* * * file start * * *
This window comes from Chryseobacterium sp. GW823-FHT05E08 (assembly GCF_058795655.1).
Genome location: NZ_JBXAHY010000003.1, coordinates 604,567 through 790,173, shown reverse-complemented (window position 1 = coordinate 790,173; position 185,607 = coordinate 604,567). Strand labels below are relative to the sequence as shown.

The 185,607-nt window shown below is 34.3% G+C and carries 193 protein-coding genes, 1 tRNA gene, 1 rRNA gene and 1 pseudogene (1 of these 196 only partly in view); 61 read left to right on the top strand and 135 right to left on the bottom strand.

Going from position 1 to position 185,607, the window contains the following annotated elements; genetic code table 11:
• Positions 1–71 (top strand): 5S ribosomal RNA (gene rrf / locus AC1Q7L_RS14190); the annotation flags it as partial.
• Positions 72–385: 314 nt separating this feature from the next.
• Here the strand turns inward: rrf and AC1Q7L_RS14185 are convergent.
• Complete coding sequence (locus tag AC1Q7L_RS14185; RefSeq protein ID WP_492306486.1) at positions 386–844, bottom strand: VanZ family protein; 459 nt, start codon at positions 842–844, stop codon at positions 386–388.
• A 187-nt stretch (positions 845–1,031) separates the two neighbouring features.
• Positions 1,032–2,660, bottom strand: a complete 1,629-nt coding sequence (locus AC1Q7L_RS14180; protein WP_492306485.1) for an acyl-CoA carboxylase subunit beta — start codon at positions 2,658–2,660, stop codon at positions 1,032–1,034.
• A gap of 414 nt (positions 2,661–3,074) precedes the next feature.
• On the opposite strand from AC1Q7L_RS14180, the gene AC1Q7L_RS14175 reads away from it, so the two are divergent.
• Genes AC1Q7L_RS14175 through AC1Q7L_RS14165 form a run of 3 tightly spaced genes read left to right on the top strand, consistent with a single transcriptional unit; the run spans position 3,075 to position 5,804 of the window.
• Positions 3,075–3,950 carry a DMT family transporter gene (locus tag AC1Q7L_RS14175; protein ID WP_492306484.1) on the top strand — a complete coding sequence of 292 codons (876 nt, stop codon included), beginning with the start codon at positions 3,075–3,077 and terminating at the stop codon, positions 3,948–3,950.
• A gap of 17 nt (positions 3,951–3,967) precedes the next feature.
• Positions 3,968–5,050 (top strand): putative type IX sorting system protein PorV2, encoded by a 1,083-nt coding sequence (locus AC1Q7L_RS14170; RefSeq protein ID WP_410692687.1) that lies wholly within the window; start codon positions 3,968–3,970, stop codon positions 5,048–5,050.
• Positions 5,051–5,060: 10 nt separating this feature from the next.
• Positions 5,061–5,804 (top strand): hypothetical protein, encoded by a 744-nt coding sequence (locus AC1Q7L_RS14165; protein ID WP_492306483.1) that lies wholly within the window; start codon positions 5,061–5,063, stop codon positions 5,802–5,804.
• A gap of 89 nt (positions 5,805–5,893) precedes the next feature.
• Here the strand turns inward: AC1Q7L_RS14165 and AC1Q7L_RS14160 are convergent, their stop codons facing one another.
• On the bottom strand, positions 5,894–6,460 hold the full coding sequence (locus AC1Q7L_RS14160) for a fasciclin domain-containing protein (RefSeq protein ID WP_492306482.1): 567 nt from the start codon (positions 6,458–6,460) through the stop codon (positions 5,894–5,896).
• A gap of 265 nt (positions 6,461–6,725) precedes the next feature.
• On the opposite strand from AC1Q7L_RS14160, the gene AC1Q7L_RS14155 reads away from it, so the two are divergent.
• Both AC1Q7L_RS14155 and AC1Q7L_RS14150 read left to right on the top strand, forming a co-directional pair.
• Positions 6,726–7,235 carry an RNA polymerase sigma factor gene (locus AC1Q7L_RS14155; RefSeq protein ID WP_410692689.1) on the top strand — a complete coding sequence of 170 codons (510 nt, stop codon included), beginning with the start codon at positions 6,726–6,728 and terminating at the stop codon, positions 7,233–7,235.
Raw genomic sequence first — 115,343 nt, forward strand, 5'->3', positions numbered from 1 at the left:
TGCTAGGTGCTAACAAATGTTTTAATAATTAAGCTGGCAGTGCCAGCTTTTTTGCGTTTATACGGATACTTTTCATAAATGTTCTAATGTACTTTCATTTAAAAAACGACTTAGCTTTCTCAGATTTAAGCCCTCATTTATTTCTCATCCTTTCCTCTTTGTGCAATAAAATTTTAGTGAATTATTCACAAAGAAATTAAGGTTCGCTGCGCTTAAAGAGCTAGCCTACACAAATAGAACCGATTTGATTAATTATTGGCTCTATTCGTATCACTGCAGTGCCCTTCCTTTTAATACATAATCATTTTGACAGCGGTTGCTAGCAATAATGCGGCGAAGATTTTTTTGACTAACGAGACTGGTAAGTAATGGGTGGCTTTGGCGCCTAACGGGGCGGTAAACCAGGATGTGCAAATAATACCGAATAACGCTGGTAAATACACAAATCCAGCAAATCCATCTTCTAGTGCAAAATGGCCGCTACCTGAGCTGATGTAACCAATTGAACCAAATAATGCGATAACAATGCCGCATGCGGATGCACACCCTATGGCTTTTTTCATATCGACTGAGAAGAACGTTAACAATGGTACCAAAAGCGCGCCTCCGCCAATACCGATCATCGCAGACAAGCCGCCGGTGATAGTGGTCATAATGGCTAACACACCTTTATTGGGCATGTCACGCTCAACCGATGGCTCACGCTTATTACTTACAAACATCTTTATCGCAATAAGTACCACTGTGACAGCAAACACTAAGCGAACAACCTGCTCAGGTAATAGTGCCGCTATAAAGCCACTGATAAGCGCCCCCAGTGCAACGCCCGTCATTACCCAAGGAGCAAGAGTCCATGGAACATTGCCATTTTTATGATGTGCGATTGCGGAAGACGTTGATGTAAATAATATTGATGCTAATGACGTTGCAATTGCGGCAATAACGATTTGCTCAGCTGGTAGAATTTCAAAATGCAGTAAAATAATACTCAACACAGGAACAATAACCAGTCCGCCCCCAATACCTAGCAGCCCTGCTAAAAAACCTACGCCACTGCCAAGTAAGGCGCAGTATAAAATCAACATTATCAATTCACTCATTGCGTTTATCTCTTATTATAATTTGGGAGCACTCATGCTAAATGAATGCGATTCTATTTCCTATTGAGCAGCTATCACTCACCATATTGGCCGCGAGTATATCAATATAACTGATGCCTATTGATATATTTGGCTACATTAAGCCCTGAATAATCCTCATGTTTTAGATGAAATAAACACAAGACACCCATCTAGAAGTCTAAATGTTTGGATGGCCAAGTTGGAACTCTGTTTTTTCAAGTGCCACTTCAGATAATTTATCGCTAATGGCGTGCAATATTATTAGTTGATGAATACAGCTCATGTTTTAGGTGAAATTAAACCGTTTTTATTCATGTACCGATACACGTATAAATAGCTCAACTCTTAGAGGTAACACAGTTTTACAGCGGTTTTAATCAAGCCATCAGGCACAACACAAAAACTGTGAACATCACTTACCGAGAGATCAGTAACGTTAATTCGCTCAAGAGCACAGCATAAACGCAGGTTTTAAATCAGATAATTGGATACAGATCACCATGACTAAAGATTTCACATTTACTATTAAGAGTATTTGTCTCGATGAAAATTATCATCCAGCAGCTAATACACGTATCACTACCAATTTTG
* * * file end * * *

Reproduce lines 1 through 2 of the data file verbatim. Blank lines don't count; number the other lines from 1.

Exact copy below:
This window comes from Chryseobacterium sp. GW823-FHT05E08 (assembly GCF_058795655.1).
Genome location: NZ_JBXAHY010000003.1, coordinates 604,567 through 790,173, shown reverse-complemented (window position 1 = coordinate 790,173; position 185,607 = coordinate 604,567). Strand labels below are relative to the sequence as shown.